WCP: Chasing Tax Cheats to Create Jobs: Why Don’t We Do That?
Posted in Visiting Scholars | Tagged Economic Justice, Infrastructure, Internal Revenue Service, IRS, Jack Metzgar, Jacob Hacker, John Russo, Paul Pierson, Sherry Linkon, Tax Justice, Tax Policy, WCP, Working-Class Perspectives
Each year $400 billion in personal and business taxes are left uncollected due to inadequate enforcement capacity. Hiring more IRS auditors is both good policy and good politics, writes Jack Metzgar in this week’s Working-Class Perspectives post.
Jacob Hacker and Paul Pierson in their recent book American Amnesia report that for every dollar spent on tax law enforcement the government gets $6 in additional revenue – and even better, if the new auditors were told to focus on high-income groups where most outright fraud and evasion occurs, the return is $47 for each $1 spent on hiring tax collectors. To hire 50,000 new IRS workers to focus on getting the rich to pay what they legally owe, I figure, might cost about $3.5 billion but could produce some $150 billion in new revenue. Why wouldn’t we do that?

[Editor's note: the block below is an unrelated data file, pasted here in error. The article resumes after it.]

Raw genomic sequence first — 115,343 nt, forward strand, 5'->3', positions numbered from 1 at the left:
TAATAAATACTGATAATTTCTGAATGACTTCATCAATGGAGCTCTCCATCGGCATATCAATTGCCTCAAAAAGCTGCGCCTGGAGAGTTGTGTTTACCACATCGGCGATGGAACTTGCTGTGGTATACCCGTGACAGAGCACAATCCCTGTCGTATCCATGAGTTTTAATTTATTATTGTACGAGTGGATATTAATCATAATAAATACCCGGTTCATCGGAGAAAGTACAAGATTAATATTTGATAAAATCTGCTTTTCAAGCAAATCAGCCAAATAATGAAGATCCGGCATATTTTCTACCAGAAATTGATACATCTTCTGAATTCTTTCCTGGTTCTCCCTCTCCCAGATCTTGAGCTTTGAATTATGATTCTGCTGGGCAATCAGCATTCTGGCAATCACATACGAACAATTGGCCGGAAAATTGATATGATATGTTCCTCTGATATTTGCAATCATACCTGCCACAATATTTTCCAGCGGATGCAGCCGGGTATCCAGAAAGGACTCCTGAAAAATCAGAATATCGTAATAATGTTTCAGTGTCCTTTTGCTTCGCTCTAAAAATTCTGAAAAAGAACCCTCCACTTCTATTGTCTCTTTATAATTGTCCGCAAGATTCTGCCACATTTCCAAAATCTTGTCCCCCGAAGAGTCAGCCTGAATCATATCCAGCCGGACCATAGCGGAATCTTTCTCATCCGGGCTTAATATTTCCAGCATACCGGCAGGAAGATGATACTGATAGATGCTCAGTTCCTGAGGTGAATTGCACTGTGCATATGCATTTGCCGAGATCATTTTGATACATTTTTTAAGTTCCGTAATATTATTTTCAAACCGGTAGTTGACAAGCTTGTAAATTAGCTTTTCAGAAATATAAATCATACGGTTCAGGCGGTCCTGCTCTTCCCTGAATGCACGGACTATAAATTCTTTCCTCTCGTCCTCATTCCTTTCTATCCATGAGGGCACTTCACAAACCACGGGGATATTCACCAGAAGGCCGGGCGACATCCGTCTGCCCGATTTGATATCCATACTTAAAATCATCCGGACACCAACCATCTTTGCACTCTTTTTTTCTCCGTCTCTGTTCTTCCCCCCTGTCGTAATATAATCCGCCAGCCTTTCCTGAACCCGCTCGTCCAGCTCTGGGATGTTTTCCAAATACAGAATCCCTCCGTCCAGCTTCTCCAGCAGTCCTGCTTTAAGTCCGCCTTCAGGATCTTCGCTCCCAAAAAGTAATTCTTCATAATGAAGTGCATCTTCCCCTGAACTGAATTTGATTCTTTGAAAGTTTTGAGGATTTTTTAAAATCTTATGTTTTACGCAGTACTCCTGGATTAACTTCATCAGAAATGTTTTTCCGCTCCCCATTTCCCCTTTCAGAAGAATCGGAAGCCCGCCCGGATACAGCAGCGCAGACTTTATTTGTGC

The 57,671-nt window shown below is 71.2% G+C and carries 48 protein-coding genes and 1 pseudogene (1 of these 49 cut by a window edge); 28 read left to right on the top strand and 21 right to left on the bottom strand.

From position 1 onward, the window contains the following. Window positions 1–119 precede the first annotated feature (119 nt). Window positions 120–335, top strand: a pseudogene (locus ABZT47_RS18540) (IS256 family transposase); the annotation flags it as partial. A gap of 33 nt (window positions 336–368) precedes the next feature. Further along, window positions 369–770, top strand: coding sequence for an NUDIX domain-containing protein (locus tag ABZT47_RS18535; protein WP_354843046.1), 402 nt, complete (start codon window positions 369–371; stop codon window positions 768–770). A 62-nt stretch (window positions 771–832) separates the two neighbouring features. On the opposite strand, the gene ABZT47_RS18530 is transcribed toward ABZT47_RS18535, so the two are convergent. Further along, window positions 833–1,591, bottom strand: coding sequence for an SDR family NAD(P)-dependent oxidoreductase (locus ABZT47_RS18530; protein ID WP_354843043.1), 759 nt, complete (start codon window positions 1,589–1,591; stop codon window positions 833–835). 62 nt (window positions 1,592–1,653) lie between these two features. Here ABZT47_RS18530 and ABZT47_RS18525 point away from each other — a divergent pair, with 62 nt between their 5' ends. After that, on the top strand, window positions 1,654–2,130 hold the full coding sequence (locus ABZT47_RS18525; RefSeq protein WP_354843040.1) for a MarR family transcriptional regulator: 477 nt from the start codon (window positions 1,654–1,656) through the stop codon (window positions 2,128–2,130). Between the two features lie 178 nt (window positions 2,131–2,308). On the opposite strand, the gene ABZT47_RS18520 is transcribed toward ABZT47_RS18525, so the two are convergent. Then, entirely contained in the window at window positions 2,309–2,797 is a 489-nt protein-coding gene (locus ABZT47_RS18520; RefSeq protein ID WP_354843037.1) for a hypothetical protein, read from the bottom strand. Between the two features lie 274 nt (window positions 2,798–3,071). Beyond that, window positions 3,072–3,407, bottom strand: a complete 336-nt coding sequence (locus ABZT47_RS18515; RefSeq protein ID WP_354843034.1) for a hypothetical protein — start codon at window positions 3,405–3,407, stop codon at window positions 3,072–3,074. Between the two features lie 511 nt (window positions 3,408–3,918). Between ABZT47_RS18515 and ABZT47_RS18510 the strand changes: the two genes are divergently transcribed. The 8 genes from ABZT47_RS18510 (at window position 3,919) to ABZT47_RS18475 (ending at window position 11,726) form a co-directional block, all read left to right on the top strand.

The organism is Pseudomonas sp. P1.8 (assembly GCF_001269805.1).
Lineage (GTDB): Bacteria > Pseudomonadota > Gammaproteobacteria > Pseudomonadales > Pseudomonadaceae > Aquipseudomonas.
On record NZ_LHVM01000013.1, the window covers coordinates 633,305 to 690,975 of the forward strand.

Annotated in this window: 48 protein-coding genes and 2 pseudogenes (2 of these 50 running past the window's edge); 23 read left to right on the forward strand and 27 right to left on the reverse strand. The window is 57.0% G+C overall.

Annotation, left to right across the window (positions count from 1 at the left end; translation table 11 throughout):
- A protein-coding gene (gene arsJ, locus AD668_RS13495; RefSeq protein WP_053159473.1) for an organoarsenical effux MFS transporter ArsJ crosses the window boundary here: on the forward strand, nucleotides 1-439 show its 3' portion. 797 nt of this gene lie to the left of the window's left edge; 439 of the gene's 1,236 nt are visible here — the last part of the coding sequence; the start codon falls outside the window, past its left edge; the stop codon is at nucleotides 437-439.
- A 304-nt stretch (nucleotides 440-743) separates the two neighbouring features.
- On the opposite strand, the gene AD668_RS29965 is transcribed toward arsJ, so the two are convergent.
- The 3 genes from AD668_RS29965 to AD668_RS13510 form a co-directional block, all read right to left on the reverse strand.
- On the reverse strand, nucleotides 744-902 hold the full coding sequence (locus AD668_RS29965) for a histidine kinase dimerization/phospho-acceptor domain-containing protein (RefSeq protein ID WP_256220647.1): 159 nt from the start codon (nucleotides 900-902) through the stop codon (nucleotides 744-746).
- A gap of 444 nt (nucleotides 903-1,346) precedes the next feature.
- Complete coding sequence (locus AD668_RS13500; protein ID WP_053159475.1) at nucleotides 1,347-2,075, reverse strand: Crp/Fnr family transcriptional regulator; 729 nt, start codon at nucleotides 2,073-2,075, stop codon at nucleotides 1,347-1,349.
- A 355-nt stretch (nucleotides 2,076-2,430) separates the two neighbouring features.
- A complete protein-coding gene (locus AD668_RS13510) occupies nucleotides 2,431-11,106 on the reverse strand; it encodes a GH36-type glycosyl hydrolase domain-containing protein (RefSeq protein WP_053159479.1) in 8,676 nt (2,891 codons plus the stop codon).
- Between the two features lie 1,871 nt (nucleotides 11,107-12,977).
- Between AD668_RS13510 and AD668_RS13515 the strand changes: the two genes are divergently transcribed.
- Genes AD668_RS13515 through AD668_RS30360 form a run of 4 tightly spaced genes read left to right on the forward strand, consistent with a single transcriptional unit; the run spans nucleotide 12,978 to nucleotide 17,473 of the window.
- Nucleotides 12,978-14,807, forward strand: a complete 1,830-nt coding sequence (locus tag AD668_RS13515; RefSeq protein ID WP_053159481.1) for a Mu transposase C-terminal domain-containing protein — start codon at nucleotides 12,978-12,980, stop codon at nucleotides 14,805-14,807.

With that additional revenue, the government could invest in a 10-year infrastructure program like the one Bernie Sanders wants, including investments in producing and installing green energy technology. This would create 1.3 million jobs a year, mostly in manufacturing and construction. Why wouldn’t we do that?
The Working-Class Perspectives blog (new window) is brought to you by our Visiting Scholar for the 2015-16 academic year, John Russo, and Georgetown University English professor, Sherry Linkon. It features several regular and guest contributors.